Alberta's fields have been sated over the week as rain has blanketed the province giving some much-needed moisture.

However, that's also led to seeding progress stalling thanks to that rain, with some farmers even reporting light snow and hail over the week.

In total, Alberta farmer's progress is around 25 per cent to 58 per cent complete. 

In terms of seeding progress of major crops, dry peas are pulling ahead with 82 per cent complete, while oats are at the back of the pack with 36 per cent complete.

In Alberta the Peace Region is the farthest along with 71 per cent complete followed by the South Region with 71 per cent complete. The North East Region continues to trail behind with only 42 per cent complete.

For emergence, 21 per cent of crops are out of the ground, 6 per cent ahead of the 5-year average with growth conditions being moist and favorable for emergence, however, continuously wet soil and cool ground temperatures could hurt plant development.

Emergence is following seeding progress with the South the furthest ahead at 35 per cent emerged followed by the Central Region with 23 per cent emerged. All other regions are below 15 per cent emergence.

The majority of fall seeded crops in the province are rated in good to excellent conditions except in the Peace Region where it has been reported that some fall seeded crops were tilled up due to poor plant counts, and re-seeded.

Pasture and tame hay conditions started off below average due to low runoff, but now May showers have improved conditions across the province.

Pasture conditions across the province are now reported as 4 per cent poor, 28 per cent fair, 61 per cent good and 7 per cent excellent.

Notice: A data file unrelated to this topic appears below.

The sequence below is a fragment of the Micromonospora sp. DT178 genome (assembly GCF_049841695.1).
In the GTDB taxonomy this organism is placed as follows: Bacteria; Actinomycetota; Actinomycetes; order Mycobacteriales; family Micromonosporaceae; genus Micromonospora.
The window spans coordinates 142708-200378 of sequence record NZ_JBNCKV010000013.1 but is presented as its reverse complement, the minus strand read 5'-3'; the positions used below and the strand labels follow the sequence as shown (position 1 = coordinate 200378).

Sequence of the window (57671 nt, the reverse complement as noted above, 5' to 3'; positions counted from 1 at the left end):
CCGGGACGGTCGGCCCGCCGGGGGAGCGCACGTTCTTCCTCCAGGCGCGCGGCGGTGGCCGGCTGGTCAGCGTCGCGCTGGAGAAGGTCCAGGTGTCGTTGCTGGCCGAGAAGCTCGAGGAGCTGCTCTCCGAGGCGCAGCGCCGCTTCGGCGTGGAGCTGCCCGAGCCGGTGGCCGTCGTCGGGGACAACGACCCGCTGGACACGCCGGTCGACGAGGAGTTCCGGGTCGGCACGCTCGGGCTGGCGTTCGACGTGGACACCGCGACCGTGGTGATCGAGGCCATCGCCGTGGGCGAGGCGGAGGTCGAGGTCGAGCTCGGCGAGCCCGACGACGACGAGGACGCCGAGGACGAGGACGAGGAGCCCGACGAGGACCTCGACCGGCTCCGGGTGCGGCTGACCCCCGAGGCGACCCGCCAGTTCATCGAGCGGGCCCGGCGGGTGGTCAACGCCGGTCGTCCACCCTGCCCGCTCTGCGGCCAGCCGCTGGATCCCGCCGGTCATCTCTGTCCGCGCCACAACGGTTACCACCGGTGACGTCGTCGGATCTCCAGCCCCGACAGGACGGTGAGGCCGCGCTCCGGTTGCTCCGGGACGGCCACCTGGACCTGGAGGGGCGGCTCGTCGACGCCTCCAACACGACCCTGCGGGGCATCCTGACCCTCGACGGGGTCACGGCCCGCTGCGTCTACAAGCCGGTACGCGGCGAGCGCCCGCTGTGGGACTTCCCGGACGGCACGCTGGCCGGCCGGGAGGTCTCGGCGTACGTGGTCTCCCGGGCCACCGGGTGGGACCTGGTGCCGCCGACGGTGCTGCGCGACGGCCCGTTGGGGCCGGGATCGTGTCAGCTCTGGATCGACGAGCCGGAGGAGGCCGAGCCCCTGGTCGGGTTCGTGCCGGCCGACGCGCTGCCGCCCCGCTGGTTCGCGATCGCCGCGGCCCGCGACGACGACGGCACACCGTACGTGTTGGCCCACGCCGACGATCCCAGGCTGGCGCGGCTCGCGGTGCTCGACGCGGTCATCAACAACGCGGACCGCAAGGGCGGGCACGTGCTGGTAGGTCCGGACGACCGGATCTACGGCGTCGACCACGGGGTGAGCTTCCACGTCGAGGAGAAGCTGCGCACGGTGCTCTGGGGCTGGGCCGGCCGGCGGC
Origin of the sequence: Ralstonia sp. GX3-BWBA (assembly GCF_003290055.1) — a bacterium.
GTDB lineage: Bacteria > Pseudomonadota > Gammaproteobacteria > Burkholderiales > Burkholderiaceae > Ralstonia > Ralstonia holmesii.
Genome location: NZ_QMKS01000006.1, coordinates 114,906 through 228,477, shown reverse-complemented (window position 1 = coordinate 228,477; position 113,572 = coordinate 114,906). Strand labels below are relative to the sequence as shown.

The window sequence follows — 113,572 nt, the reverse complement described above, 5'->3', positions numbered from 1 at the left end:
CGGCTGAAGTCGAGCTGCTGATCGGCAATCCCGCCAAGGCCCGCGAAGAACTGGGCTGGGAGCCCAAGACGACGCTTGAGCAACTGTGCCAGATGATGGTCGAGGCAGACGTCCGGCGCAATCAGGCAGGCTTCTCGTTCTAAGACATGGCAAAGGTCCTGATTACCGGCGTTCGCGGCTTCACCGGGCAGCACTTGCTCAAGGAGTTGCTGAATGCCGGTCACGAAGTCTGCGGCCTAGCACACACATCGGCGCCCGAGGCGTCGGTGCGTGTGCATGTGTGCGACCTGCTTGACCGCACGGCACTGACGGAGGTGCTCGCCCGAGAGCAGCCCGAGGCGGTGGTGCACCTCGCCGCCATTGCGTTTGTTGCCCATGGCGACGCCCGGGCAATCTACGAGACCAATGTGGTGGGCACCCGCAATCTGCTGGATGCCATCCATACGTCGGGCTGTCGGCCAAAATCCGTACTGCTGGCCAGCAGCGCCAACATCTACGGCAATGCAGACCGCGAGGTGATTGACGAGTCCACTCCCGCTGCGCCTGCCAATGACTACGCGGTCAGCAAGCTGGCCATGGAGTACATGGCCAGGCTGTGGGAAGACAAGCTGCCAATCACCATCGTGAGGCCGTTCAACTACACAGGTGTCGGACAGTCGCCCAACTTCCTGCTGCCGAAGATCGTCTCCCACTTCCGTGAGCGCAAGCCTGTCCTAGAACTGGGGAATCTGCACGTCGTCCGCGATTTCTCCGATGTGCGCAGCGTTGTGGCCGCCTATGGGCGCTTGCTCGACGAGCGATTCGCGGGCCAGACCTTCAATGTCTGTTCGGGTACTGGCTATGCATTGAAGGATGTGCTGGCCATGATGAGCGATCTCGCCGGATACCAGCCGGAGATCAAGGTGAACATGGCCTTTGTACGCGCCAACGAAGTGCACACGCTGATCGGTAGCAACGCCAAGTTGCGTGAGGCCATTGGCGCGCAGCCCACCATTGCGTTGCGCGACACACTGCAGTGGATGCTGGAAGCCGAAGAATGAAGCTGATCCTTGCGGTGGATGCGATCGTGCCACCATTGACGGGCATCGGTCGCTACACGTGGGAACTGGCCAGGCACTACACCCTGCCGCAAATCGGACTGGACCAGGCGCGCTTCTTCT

Tame hay ratings conditions across the province are now reported as 6)per cent poor, 29 per cent fair, 57 per cent good and 8 per cent excellent

Recent precipitation has greatly improved tame hay conditions over the past three weeks, however, sun and warm weather is needed soon to see the full growth benefits of the moisture on both the tame hay and pasture.

Overall precipitation improved soil moisture conditions as areas around the province received numerous showers.

Some areas received up to 2 inches in the Peace Region, over an inch in many areas of the North East, North West, and South Region, and around half an inch in the Central Region within the last week.

Some areas received enough rain to have excess surface soil moisture with reports of standing water with excessively wet areas causing implements to get stuck.

Provincially, surface soil moisture is rated as 1 per cent poor, 16 per cent fair, 59 per cent good, 22 per cent excellent and 2 per cent excessive.

Subsurface soil moisture meanwhile stands at 7 per cent poor, 27 per cent fair, 50 per cent good, 16 per cent excellent and 0 per cent excessive. Both surface and sub-surface soil moisture rated good to excellent are above the 5- and 10-year averages.